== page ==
— Hebrew Bible (Proverbs 21:23), Jewish text

“R. Simeon ben Gamaliel said: I spent all my life among sages and found nothing better for a person than silence. He who talks too much brings on sin.”

— Sefer Ha-Aggadah, collection of Jewish writings


“Whoever believes in God and the Last Day should speak a good word or remain silent.”

— The Prophet Muhammad

“Wounds of knives can heal, but the wounds of the tongue can never heal.”

— Hadrat Ali, cousin and son-in-law of the Prophet Muhammad

“Quietness is the surest sign that you’ve died. Your old life was frantic running from silence. The speechless full moon comes out now.”

— Rumi, A sufi poet


“Bahá’u’lláh says there is a sign (from God) in every phenomenon: the sign of the intellect is contemplation and the sign of contemplation is silence, because it is impossible for a man to do two things at one time — he cannot both speak and meditate.”

— ‘Abdu’l-Bahá, Baha’i leader

“For the tongue is a smoldering fire, and excess of speech a deadly poison. Material fire consumeth the body, whereas the fire of the tongue devoureth both heart and soul. The force of the former lasteth but for a time, whilst the effects of the latter endureth a century.”

— Bahá’u’lláh, Baha’i prophet


For restraint in speech, he shall observe silence; for control over the body, he shall fast; for control over the mind, breath control (pranayama) is prescribed.”

— Sannyasa Upanishad, Hindu text


“If your mind is empty, it is always ready for anything.”

— Shunryu Suzuki, Zen Buddhist monk and teacher

“Calmness of mind does not mean you should stop your activity. Real calmness should be found in activity itself. We say, ‘It is easy to have calmness in inactivity, it is hard to have calmness in activity, but calmness in activity is true calmness.’”

— Shunryu Suzuki, Zen Buddhist monk and teacher

“There’s a radio playing in our head, Radio Station NST: Non-Stop Thinking. Our mind is filled with noise, and that’s why we can’t hear the call of life, the call of love. Our heart is calling us, but we don’t hear. We don’t have the time to listen to our heart.”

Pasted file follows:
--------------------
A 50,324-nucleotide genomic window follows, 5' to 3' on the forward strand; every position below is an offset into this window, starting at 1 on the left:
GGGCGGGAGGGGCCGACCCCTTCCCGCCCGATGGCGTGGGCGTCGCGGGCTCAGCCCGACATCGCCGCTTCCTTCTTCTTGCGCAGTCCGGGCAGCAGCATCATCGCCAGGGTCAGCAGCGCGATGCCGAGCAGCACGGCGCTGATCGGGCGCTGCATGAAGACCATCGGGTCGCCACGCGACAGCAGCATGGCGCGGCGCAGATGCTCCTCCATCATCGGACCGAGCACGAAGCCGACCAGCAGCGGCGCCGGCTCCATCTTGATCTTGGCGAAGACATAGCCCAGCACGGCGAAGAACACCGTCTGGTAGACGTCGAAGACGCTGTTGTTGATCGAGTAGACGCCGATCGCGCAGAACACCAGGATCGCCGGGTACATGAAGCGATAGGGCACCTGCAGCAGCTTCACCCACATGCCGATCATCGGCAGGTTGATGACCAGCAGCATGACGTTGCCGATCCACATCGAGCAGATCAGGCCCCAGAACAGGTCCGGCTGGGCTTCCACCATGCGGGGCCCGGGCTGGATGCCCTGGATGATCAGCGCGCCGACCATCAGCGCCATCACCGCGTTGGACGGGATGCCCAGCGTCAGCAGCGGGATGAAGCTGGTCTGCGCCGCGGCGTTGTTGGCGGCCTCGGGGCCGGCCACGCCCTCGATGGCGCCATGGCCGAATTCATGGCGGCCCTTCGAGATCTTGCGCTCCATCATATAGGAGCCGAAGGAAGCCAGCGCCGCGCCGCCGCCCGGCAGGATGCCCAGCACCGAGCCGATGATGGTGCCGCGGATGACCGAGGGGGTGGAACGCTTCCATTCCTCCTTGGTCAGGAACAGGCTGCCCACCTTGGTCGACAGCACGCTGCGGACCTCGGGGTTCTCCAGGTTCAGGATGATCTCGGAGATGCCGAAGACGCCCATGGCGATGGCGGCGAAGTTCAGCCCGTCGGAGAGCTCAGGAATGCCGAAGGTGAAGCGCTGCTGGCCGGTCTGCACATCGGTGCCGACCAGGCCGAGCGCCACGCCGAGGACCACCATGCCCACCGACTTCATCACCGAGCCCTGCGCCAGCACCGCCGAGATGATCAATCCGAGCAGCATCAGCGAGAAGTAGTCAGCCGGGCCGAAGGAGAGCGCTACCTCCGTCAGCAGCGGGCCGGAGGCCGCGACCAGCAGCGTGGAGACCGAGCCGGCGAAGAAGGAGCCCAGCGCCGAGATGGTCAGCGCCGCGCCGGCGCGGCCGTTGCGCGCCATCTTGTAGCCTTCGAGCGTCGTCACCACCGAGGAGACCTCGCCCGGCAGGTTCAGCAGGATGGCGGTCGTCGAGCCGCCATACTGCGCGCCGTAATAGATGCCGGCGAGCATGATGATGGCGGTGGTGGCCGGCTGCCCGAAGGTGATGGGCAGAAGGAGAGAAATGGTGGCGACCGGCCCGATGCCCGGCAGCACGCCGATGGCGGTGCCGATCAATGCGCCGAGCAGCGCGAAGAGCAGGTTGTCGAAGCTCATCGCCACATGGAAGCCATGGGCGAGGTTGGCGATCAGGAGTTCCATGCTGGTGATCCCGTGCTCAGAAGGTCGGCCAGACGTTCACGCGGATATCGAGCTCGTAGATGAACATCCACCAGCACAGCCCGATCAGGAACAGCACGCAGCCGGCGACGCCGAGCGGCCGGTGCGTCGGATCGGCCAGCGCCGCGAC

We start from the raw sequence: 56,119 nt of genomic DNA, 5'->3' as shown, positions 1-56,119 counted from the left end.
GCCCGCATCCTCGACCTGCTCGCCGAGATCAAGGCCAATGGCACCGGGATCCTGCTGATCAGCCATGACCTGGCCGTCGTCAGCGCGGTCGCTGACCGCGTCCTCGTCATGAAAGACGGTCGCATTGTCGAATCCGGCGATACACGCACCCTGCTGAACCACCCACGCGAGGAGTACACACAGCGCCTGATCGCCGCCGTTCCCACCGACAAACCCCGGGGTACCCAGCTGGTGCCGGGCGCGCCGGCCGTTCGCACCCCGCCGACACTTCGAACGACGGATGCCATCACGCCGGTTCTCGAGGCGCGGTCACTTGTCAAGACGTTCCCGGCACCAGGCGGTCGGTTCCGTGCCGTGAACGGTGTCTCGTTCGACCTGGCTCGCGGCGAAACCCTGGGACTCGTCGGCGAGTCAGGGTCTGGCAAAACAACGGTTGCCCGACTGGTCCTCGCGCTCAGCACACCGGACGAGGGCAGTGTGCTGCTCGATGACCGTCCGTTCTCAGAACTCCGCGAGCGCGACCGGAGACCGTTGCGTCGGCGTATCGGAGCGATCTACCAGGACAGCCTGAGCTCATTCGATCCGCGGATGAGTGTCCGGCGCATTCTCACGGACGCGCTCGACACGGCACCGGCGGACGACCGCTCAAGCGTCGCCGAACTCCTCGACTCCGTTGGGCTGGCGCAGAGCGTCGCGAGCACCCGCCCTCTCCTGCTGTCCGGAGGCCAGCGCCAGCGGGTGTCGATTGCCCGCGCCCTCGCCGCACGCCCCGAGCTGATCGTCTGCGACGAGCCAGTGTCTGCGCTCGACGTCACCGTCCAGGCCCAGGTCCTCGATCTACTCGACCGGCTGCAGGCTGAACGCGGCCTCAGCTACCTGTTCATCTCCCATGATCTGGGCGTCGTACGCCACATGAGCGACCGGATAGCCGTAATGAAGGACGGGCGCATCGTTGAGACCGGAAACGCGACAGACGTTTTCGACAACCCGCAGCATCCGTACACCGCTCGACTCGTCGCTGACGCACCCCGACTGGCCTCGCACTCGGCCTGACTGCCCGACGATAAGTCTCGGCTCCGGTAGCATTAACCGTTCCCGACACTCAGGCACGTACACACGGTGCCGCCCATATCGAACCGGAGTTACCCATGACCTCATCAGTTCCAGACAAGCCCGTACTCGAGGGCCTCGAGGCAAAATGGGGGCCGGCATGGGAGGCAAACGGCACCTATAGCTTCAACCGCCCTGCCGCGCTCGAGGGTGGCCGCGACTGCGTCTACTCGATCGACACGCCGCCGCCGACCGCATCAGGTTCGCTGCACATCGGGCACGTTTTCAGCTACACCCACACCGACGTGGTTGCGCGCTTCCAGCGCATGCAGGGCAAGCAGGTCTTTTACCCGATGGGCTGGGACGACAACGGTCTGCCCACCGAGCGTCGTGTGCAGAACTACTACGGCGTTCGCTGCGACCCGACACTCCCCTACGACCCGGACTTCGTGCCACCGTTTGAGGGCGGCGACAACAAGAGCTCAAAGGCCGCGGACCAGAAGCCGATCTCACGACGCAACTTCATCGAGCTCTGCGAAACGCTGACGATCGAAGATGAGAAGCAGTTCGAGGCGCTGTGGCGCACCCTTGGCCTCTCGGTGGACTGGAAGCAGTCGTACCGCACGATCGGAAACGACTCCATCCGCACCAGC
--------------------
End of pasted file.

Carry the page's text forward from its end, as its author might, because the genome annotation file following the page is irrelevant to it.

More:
— Thích Nhất Hạnh, Buddhist monk


“Those who know don’t talk
Those who talk don’t know.”

— Tao Te Ching, Daoist text

“As for the Way, the Way that can be spoken of is not the constant Way;

As for names, the name that can be named is not the constant name.

The nameless is the beginning of the ten thousand things;

The named is the mother of the ten thousand things.”

— Tao Te Ching, Daoist text


“‘The gentleman is judged wise by a single word he utters; equally, he is judged foolish by a single word he utters. That is why one really must be careful of what one says.”

— The Analects (19:25), Confucian text

“The Master said, ‘I am thinking of

giving up speech.’ Tzu-kung said, ‘If you did not speak, what would there

be for us, your disciples, to transmit?’ The

Master said, ‘What does Heaven ever say? Yet

there are the four seasons going round and

there are the hundred things coming into

being. What does Heaven ever say?’”

— The Analects (17:19), Confucian text

Modern Philosophy and Theology

“The unsaid can be a powerful and paradoxical means of coming to voice.”
— Michelle Voss Roberts, scholar of theology